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AfriGeneas Schools, Organizations, Churches and Institutions Forum

Walter Robinson Post No. 450 Sewickley, Pa.

Courtesy: Sewickley Valley Historical Society
from: Bicentennial Collection Photo Caption

Walter Robinson Post No. 450, American Legion, was founded September 28, 1922, by Sewickley Negro veterans of World War I. They named the Post in memory of Walter Robinson, who died January 21, 1921, and who, in 1922, was the only deceased comrade of their group.
Walter Raleigh Robinson ws born in Leetsdale, Pa., April 25, 1891, the youngest child of William C. and Maria McPherson Robinson. Both parents died while Walter was young, so he went to live with his oldest brother and sister-in-law, Mr. and Mrs. Joseph Robinson. There he grew up with their children and was treated as a son.
On August 5, 1918, Walter Robinson entered military service in the United States Army and, in doing so, became one of the seventy-seven out of a population of eighteen hundred who went to the War from the Leetsdale area. A member of Co. K, 803rd Pioneer Infantry, he served in France. He was discharged at Camp Dix, N.J., July 5, 1919.
During his illness he was a patient at the Cresson Hospital, but he returned to Leetsdale, where he died in his brother's home.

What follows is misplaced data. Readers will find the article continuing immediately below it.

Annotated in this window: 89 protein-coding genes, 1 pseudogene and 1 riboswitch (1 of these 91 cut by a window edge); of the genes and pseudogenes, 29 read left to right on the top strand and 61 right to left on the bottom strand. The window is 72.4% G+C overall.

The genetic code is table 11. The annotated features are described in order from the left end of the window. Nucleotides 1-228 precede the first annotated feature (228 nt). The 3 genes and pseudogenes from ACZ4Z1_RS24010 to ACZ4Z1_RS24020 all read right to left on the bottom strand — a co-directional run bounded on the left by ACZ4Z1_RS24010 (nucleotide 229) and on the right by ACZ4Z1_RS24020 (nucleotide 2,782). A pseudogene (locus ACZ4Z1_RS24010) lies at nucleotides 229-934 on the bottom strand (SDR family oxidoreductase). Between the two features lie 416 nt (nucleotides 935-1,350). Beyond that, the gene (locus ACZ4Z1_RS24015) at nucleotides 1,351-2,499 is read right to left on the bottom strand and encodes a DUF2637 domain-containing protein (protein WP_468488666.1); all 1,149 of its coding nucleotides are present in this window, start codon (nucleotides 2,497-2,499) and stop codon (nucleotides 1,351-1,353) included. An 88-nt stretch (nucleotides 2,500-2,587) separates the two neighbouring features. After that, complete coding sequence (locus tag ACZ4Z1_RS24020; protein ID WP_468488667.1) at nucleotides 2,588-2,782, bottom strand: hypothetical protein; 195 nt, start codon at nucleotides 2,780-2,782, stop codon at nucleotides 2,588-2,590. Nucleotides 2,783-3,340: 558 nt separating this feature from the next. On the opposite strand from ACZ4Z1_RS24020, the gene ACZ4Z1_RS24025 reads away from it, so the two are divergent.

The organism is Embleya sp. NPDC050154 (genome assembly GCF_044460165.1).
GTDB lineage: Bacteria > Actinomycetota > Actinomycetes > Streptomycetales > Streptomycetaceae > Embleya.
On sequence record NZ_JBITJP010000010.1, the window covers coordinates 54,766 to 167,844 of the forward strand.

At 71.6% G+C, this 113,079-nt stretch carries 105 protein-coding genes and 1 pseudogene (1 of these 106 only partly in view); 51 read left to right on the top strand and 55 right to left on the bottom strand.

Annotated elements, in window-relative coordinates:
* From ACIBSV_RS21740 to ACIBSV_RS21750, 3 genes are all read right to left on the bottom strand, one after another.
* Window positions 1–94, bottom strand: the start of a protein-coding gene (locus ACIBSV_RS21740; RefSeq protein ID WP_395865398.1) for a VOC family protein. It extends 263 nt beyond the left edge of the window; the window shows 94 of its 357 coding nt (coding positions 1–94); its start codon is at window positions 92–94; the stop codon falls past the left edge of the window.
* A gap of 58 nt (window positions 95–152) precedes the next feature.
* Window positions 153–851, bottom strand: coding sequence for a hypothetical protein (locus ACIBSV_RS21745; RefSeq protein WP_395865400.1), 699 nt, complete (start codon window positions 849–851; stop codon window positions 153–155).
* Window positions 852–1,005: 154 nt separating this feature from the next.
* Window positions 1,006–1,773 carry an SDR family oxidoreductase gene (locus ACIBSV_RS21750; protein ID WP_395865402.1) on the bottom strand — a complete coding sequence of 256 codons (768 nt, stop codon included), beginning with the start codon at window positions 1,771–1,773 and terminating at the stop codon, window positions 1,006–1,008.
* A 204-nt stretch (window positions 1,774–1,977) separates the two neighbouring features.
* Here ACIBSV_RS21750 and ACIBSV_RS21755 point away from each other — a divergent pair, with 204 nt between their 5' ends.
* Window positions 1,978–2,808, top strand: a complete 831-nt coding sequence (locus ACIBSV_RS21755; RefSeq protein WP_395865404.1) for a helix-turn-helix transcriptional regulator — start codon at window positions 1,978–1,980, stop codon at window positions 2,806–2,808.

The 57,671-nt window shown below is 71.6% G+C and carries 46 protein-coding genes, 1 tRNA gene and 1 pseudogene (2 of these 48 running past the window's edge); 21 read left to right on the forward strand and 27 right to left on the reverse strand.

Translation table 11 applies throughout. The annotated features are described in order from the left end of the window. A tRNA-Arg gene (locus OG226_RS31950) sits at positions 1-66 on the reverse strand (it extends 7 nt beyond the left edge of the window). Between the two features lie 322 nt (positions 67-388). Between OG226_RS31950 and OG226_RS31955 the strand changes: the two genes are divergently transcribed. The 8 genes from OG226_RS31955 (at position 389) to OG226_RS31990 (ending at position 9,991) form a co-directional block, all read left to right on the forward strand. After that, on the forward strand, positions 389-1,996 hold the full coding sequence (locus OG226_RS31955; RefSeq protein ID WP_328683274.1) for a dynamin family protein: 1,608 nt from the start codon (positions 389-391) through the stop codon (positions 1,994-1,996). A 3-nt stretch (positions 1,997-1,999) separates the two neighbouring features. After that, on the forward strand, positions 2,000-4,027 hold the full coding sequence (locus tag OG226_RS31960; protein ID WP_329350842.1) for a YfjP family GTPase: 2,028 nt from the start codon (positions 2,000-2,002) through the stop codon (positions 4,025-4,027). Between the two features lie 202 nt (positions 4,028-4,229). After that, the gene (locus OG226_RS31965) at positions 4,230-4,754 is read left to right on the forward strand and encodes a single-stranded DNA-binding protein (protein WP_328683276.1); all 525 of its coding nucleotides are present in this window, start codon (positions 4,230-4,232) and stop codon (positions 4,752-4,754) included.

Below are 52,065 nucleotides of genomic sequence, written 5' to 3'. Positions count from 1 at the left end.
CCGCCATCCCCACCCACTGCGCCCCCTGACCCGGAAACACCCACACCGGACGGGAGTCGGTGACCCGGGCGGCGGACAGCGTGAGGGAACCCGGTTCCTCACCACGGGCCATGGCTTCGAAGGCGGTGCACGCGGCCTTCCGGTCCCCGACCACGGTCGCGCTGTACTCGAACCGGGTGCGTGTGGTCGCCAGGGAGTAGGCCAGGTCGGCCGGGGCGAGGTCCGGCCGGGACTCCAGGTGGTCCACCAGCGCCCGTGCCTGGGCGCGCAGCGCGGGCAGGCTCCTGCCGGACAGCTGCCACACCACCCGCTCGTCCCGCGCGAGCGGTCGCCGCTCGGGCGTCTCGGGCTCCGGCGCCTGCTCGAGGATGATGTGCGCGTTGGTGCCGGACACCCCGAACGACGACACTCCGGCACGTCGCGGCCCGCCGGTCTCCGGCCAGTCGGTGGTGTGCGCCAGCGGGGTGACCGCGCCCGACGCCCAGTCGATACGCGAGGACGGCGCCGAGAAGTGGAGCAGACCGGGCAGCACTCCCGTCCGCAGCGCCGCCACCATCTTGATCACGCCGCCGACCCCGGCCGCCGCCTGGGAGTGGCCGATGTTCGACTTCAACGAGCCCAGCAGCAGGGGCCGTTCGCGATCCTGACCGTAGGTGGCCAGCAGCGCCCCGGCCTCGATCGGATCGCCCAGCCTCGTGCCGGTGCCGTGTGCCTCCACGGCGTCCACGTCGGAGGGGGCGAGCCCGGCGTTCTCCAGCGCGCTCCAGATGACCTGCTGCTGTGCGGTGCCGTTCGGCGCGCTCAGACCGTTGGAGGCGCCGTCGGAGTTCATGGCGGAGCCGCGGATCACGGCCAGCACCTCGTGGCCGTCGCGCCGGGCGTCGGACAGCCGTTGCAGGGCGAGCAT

Notes:From the book: Their Story The History of Blacks/African Americans in Sewickley and Edgeworth by Bettie Cole-- "The Sewickley Herald of January 29, 1921, reported that Robinson was gassed in France and contracted tuberculosis. The body of Walter R. Robinson lies in Grave #95, Section C in the Robinson Family lot, Sewickley Cemetery."

Additionally, the PBS program, History Detectives, did a piece in Episode 3, 2005" WWI Chemical War Map Baton Rouge, Louisiana, dealing with school teacher, Michelle Theriot's discovery of a map her late grandfather, Everett Daniel Theriot, had in his effects. He was part of the 508th Engineers Service Regiment, Company C, a company of African American Troops. The map centers on the area near the Moselle River, which was near the site of a critical battle in WWI. While Everett Theriot lived to the age of 96, 58,000 American Troops died during or as a result of injuries sustained in the War.
Additional information on this piece can be found at www.pbs.org/historydetectives .


18 Dec 2002 :: 14 Nov 2008
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